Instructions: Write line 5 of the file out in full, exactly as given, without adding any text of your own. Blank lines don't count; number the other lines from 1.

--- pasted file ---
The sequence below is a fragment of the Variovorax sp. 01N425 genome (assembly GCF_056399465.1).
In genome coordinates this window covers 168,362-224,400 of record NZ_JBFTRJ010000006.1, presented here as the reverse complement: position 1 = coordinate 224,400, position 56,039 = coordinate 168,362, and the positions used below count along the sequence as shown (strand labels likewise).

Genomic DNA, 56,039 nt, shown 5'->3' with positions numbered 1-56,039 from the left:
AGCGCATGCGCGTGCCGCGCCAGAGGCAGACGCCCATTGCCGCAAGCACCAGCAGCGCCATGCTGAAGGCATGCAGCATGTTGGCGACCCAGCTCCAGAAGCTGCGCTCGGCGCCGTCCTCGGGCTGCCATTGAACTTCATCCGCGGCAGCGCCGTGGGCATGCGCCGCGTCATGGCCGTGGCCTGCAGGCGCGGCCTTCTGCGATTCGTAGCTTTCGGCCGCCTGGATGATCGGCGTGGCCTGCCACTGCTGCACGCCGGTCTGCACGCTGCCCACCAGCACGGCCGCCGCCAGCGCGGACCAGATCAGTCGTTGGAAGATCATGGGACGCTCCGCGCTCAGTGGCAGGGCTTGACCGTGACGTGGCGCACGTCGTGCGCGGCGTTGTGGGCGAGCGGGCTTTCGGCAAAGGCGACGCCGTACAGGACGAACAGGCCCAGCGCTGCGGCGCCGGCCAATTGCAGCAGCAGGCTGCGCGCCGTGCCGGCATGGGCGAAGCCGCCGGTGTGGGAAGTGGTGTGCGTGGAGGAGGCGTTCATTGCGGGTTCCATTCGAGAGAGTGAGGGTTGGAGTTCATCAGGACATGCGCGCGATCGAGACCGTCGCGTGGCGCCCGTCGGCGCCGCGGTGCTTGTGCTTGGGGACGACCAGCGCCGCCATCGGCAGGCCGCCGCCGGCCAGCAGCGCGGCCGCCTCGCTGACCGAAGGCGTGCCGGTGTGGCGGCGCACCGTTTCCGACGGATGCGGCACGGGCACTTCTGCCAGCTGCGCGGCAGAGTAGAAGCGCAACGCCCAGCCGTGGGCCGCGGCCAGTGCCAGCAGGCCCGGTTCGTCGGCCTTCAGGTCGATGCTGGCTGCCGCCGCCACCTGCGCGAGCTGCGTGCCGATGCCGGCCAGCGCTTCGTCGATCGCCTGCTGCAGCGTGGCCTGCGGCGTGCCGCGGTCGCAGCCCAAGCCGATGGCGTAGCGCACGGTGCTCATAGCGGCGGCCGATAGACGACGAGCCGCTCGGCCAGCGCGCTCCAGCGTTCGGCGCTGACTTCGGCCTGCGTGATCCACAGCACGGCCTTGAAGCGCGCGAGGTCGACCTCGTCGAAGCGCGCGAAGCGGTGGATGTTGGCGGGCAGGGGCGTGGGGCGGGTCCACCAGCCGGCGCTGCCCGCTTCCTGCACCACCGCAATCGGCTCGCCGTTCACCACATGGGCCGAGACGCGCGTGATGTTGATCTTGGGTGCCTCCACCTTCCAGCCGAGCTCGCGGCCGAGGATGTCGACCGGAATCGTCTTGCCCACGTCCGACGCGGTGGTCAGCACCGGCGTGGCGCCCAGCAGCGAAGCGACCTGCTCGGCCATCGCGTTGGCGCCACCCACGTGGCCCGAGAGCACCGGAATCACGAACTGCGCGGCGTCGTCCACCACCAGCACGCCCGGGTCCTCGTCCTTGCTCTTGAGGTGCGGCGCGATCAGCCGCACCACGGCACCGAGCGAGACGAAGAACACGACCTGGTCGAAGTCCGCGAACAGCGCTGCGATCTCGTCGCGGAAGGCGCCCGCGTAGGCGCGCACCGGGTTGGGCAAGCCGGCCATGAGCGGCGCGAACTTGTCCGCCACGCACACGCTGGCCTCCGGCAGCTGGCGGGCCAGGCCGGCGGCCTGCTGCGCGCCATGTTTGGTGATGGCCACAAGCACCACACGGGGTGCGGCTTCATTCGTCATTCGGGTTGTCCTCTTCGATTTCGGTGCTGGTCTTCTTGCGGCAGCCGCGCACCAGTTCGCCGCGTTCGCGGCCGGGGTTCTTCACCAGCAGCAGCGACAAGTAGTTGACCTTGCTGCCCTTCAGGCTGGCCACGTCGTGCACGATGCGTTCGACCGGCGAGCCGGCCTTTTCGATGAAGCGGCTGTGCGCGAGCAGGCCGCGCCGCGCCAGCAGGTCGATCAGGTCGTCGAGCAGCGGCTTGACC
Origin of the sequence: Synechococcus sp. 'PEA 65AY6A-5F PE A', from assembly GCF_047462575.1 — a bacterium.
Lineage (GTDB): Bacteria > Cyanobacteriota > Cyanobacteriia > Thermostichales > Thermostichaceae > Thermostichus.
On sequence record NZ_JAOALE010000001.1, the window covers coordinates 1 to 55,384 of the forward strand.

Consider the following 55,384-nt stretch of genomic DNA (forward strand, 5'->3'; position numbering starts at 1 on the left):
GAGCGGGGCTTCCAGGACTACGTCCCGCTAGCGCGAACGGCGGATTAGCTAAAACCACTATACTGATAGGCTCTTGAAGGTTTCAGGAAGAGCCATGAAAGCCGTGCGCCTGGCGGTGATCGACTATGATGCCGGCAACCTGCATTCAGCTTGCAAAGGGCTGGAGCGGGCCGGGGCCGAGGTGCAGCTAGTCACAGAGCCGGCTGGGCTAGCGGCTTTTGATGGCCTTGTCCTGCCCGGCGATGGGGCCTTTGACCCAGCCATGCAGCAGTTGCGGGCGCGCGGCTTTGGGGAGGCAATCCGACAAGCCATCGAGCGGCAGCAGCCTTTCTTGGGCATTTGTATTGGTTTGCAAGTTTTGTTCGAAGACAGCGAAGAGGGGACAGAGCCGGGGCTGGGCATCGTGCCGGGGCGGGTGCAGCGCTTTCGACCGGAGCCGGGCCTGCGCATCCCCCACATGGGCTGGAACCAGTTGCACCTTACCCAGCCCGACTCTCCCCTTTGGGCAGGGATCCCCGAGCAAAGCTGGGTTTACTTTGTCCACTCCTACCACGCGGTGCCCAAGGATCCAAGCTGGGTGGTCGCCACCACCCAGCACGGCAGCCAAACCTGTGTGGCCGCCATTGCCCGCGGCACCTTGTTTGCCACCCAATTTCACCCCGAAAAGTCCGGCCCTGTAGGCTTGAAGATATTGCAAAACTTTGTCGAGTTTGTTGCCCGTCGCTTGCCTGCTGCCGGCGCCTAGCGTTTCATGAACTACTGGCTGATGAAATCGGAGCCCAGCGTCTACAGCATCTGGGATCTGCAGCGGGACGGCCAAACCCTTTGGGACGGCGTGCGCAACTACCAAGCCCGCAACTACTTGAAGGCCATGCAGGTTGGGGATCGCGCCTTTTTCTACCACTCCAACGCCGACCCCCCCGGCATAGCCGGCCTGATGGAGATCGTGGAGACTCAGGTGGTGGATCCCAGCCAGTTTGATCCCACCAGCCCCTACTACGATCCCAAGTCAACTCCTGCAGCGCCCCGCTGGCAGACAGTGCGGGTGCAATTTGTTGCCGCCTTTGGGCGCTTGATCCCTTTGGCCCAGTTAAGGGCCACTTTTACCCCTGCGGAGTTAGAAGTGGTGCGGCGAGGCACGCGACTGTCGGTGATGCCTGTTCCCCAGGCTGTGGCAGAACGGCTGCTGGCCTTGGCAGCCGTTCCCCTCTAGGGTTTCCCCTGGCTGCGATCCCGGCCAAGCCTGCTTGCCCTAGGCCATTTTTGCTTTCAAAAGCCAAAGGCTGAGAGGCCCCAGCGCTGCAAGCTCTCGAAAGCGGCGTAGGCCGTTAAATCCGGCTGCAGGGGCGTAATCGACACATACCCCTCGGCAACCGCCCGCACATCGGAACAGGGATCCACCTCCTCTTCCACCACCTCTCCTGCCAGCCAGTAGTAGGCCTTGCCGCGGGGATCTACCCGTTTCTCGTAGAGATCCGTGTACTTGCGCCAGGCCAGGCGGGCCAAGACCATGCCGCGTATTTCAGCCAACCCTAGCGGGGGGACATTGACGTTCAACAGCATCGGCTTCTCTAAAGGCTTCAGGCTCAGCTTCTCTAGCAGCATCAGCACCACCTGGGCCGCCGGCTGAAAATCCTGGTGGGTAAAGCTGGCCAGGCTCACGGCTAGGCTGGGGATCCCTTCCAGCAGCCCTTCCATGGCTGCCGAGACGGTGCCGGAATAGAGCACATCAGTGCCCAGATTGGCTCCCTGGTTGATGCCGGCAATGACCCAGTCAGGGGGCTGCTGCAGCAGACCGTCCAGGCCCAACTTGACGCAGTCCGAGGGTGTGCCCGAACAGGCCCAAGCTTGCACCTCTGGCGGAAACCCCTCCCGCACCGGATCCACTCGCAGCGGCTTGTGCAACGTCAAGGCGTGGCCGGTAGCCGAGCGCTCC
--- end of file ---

Origin of the sequence: Synechococcus sp. 'PEA 65AY6A-5F PE A', from assembly GCF_047462575.1 — a bacterium.